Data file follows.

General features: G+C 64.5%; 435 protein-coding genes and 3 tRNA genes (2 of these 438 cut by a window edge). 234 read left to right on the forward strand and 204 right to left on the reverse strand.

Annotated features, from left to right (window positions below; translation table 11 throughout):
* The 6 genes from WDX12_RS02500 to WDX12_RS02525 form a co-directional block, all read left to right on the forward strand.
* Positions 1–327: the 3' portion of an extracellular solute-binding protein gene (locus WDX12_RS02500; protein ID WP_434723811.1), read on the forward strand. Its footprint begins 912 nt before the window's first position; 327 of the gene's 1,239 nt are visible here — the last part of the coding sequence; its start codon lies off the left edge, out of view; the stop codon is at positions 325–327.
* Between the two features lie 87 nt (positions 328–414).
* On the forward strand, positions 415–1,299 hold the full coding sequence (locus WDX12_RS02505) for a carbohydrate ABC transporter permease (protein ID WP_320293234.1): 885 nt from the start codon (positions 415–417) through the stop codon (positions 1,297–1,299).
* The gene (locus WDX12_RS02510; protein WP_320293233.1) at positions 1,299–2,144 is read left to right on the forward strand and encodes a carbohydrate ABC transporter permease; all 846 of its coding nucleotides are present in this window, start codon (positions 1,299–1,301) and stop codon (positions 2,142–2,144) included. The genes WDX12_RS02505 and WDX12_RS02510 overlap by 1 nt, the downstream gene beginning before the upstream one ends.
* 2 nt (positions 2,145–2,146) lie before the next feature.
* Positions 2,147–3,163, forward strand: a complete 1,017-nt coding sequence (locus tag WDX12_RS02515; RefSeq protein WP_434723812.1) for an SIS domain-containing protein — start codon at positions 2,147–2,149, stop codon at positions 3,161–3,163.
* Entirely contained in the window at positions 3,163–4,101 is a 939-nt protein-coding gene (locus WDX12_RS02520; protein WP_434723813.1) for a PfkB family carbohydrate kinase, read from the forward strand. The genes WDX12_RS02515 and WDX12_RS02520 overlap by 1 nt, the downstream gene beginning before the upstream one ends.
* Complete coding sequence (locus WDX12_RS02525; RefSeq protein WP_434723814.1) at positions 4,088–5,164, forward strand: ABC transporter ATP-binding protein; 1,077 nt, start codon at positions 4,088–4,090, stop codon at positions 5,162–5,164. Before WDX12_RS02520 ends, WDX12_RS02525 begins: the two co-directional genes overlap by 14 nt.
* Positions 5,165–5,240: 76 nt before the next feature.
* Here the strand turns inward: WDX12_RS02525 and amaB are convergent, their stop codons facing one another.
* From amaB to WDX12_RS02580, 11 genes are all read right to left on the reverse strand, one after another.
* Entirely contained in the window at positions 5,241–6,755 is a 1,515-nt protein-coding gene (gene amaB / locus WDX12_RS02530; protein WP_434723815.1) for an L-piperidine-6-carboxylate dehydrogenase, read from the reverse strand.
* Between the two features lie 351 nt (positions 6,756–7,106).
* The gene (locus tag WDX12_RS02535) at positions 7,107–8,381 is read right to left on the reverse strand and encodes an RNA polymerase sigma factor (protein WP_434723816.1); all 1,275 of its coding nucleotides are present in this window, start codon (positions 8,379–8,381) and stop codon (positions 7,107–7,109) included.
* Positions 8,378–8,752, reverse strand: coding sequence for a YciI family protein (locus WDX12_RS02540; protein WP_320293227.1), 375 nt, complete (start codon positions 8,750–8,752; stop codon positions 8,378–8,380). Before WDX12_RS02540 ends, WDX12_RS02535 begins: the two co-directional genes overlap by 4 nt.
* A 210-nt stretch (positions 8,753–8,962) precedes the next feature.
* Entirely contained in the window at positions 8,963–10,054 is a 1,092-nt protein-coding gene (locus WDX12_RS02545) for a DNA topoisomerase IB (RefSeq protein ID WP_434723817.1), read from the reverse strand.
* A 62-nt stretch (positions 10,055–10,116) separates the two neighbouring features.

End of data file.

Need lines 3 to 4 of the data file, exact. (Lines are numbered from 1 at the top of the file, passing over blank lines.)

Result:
* The 6 genes from WDX12_RS02500 to WDX12_RS02525 form a co-directional block, all read left to right on the forward strand.
* Positions 1–327: the 3' portion of an extracellular solute-binding protein gene (locus WDX12_RS02500; protein ID WP_434723811.1), read on the forward strand. Its footprint begins 912 nt before the window's first position; 327 of the gene's 1,239 nt are visible here — the last part of the coding sequence; its start codon lies off the left edge, out of view; the stop codon is at positions 325–327.